Here’s some very cool information for learning and stargazing this month from our local expert, Jean.
Plus links to Universe in the Park and Starsplitters and Iowa County Astronomers clubs outings.
From the new moon to the solstice, keep looking up…
June 1 New Moon
At new moon, the moon and sun rise and set together; the moon is hidden in the glare of the sun. After new moon it will be a growing crescent; when half of it is visible, it is called 1st quarter. Then the moon will grow gibbous (larger than ½) and around the end of the second week it will be nearly full. The 3rd week it begins to shrink, and when it is half-full again it is called last quarter. It takes 29.5 days for the moon to cycle.
There will be a partial solar eclipse on June 1st, but it will not be visible to us here in the United States.
June 3 Iowa County Astronomers club meeting at 7:30. You are welcome to join us! We will meet at Quality Liquid Feeds (north of Dodgeville, WI on hwy 23), and if the weather is nice, we will end the evening at Governor Dodge State Park to view the night sky. You do need a state park sticker to get into the park.
June 8 First Quarter Moon.
June 11 Starsplitters of Wyalusing State Park will have a free program at 8:30 at their observatory in the park (donations appreciated). We will have a program rain or shine, but if the night is clear, we will set up our telescopes and give you a tour of the night sky. State park sticker required.
June 15 Full Moon: total lunar eclipse—but not visible in the U.S.
UPDATED: The lunar eclipse was visible in many places all across the world. This astronomical phenomenon takes place when earth moves between the sun and the moon, casting its enormous shadow on the lunar surface. The event was captured in impressive photos. Photos of the Lunar Eclipse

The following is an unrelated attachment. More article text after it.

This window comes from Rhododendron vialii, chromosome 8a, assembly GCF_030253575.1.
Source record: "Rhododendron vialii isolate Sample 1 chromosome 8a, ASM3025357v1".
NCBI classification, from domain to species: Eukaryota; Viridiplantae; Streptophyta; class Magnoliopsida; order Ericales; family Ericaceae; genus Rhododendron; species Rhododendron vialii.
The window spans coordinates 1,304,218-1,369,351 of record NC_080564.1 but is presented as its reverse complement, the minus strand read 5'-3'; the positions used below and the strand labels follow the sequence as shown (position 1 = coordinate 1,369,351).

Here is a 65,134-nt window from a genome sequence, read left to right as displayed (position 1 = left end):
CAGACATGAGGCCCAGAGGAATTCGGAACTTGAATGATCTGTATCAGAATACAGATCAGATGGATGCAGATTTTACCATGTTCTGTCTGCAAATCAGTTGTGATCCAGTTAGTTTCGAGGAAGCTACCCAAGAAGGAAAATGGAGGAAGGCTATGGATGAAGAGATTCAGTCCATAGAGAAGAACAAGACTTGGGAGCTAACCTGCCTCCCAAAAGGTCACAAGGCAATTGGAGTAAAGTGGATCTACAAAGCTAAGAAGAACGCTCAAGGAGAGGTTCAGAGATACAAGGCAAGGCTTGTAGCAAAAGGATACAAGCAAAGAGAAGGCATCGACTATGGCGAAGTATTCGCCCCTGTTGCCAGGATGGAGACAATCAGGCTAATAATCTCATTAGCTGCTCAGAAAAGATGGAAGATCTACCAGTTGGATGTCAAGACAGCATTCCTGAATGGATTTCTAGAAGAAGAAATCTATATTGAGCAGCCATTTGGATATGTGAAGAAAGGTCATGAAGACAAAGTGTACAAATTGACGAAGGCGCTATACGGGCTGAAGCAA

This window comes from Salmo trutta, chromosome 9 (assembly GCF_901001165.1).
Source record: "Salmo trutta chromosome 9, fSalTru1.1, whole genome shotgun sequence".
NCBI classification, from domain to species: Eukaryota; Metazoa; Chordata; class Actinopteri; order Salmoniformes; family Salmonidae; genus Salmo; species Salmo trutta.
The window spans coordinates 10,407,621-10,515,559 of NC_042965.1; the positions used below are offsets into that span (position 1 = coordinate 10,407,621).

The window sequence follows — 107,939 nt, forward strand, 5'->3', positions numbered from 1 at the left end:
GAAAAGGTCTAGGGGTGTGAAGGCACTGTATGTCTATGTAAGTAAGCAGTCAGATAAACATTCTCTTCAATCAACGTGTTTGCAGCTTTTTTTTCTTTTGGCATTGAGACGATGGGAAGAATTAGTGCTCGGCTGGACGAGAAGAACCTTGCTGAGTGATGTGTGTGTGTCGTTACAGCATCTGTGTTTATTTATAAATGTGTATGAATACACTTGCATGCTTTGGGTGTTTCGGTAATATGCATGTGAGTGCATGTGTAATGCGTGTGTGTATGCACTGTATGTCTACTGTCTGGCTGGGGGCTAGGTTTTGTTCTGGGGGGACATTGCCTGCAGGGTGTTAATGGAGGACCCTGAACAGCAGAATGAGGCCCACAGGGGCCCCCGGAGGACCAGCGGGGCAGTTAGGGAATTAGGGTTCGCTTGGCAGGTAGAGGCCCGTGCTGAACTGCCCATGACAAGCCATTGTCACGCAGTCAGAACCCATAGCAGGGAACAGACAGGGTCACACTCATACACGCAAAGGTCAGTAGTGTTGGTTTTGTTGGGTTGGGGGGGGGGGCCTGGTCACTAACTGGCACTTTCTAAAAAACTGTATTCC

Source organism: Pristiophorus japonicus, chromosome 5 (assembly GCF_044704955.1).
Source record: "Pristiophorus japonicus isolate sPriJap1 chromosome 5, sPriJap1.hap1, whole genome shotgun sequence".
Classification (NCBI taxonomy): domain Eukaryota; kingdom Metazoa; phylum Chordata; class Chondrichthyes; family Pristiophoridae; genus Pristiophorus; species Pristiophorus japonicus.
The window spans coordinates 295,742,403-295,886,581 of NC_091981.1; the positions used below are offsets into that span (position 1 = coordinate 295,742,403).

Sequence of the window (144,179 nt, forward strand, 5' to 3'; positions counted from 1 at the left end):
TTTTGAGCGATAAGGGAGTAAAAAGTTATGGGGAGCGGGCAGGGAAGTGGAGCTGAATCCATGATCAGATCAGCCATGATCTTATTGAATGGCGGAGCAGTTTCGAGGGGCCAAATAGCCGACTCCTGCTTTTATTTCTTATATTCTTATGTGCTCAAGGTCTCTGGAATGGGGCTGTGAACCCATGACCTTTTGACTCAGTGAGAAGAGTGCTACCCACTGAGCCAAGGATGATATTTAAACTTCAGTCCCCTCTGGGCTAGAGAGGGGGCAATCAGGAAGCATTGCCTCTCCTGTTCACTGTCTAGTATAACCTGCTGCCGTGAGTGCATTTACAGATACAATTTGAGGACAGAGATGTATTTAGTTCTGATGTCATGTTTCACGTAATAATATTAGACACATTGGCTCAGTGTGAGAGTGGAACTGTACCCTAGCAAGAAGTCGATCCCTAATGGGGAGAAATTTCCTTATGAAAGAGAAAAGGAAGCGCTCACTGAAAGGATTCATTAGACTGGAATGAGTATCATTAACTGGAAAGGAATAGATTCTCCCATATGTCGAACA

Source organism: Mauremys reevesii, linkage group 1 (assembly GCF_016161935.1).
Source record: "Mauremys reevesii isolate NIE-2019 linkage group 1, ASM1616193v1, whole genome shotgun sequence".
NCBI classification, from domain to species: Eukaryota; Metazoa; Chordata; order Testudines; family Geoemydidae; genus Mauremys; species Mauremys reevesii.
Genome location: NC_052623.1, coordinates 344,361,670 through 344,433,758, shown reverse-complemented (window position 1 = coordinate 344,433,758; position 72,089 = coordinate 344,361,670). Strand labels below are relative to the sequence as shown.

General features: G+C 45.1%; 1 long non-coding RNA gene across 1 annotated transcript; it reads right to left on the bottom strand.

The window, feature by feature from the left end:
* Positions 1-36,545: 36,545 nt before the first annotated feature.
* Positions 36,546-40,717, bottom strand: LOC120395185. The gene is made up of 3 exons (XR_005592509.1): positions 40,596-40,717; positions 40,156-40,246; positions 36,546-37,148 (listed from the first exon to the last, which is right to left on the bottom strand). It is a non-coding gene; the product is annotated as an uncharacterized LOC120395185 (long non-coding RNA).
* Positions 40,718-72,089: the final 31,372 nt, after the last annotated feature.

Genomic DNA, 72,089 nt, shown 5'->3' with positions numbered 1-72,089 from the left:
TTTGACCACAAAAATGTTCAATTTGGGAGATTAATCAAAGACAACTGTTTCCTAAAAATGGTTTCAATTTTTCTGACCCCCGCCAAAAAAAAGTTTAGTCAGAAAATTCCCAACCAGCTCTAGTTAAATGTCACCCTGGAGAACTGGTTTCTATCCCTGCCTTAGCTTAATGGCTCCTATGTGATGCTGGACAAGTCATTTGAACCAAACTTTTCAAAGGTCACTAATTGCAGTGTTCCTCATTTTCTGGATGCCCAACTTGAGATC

Jupiter, Mars, and Venus are lined up at the horizon in the early morning at dawn—you have to be up by 4:30 A.M. to see the display. It is worth going out to see these planets in the early morning if you can!
You can download and print a sky map of the June night sky here: Skymaps Click on “Download the latest issue” and then “June 2011 PDF downloads: English.”
Using a red light to protect your night vision, stand holding the map so that the S (south) is pointing towards the ground. The bottom half of the map is what you will see while looking towards the south. The bright star Antares should be visible; it is the heart of the scorpion in the constellation Scorpius. You should be able to see three stars above Antares that symbolize the scorpion’s pinchers. Below Antares is the scorpion’s tail—a string of stars that loops down, often below the horizon.
Turn the map so that the E (east) is pointing towards the ground and turn to face east. Now the lower portion of the map shows the summer triangle made up of 3 very bright stars, each being the brightest star in a separate constellation. The one highest in the sky is Vega in the constellation the Lyre. The star to the bottom left is Deneb in the constellation Cygnus, the swan. Can you see the swan flying through the night sky? Below Vega and to the right is Altair in the constellation Aquilla, the eagle.
Now turn the map so that the W (west) is pointing towards the ground and turn to face west. Near the bottom of the map is the large star Regulus, which is the brightest star in the constellation Leo the lion. Above Regulus is a backwards question mark made of stars—that is Leo’s head. To the left of Regulus is a small triangle of stars that are the back haunches of the sitting lion. Can you find Leo?
Why not take some time this summer to study the moon with a pair of binoculars?
The moon rises on an average of 50 minutes later each day. Can you tell me what time of day the moon rises when it is full? 1st quarter? Last quarter? Have you ever see the moon during the day?
Clipart from http://etc.usf.edu/clipart/